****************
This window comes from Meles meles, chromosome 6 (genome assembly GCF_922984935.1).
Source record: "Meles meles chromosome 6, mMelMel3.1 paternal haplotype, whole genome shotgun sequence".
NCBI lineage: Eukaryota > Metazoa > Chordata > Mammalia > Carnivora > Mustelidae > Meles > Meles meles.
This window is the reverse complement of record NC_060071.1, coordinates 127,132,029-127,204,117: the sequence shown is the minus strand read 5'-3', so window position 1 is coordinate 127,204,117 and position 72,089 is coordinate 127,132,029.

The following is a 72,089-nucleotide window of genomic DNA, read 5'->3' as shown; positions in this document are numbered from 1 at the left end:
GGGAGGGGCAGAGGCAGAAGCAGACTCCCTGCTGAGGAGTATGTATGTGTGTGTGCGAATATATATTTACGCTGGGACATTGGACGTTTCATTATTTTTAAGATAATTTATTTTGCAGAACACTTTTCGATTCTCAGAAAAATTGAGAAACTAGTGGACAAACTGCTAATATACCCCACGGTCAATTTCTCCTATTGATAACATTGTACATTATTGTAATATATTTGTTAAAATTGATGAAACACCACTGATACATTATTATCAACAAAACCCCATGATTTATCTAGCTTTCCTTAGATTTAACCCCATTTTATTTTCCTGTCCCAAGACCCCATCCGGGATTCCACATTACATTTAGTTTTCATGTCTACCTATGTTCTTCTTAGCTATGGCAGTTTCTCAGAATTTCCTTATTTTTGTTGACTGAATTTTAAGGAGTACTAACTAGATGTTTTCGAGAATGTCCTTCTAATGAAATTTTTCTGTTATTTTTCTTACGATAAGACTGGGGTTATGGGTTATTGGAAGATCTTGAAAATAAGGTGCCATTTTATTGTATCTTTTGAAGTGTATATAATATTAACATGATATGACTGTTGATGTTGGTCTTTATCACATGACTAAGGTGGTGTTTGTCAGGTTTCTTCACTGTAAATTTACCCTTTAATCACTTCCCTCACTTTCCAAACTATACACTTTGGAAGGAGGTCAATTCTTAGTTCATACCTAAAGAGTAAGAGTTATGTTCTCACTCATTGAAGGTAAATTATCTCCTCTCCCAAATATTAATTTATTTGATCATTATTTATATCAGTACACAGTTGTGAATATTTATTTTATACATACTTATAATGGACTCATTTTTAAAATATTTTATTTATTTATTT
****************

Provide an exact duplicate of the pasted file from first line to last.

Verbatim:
This window comes from Meles meles, chromosome 6 (genome assembly GCF_922984935.1).
Source record: "Meles meles chromosome 6, mMelMel3.1 paternal haplotype, whole genome shotgun sequence".
NCBI lineage: Eukaryota > Metazoa > Chordata > Mammalia > Carnivora > Mustelidae > Meles > Meles meles.
This window is the reverse complement of record NC_060071.1, coordinates 127,132,029-127,204,117: the sequence shown is the minus strand read 5'-3', so window position 1 is coordinate 127,204,117 and position 72,089 is coordinate 127,132,029.

The following is a 72,089-nucleotide window of genomic DNA, read 5'->3' as shown; positions in this document are numbered from 1 at the left end:
GGGAGGGGCAGAGGCAGAAGCAGACTCCCTGCTGAGGAGTATGTATGTGTGTGTGCGAATATATATTTACGCTGGGACATTGGACGTTTCATTATTTTTAAGATAATTTATTTTGCAGAACACTTTTCGATTCTCAGAAAAATTGAGAAACTAGTGGACAAACTGCTAATATACCCCACGGTCAATTTCTCCTATTGATAACATTGTACATTATTGTAATATATTTGTTAAAATTGATGAAACACCACTGATACATTATTATCAACAAAACCCCATGATTTATCTAGCTTTCCTTAGATTTAACCCCATTTTATTTTCCTGTCCCAAGACCCCATCCGGGATTCCACATTACATTTAGTTTTCATGTCTACCTATGTTCTTCTTAGCTATGGCAGTTTCTCAGAATTTCCTTATTTTTGTTGACTGAATTTTAAGGAGTACTAACTAGATGTTTTCGAGAATGTCCTTCTAATGAAATTTTTCTGTTATTTTTCTTACGATAAGACTGGGGTTATGGGTTATTGGAAGATCTTGAAAATAAGGTGCCATTTTATTGTATCTTTTGAAGTGTATATAATATTAACATGATATGACTGTTGATGTTGGTCTTTATCACATGACTAAGGTGGTGTTTGTCAGGTTTCTTCACTGTAAATTTACCCTTTAATCACTTCCCTCACTTTCCAAACTATACACTTTGGAAGGAGGTCAATTCTTAGTTCATACCTAAAGAGTAAGAGTTATGTTCTCACTCATTGAAGGTAAATTATCTCCTCTCCCAAATATTAATTTATTTGATCATTATTTATATCAGTACACAGTTGTGAATATTTATTTTATACATACTTATAATGGACTCATTTTTAAAATATTTTATTTATTTATTT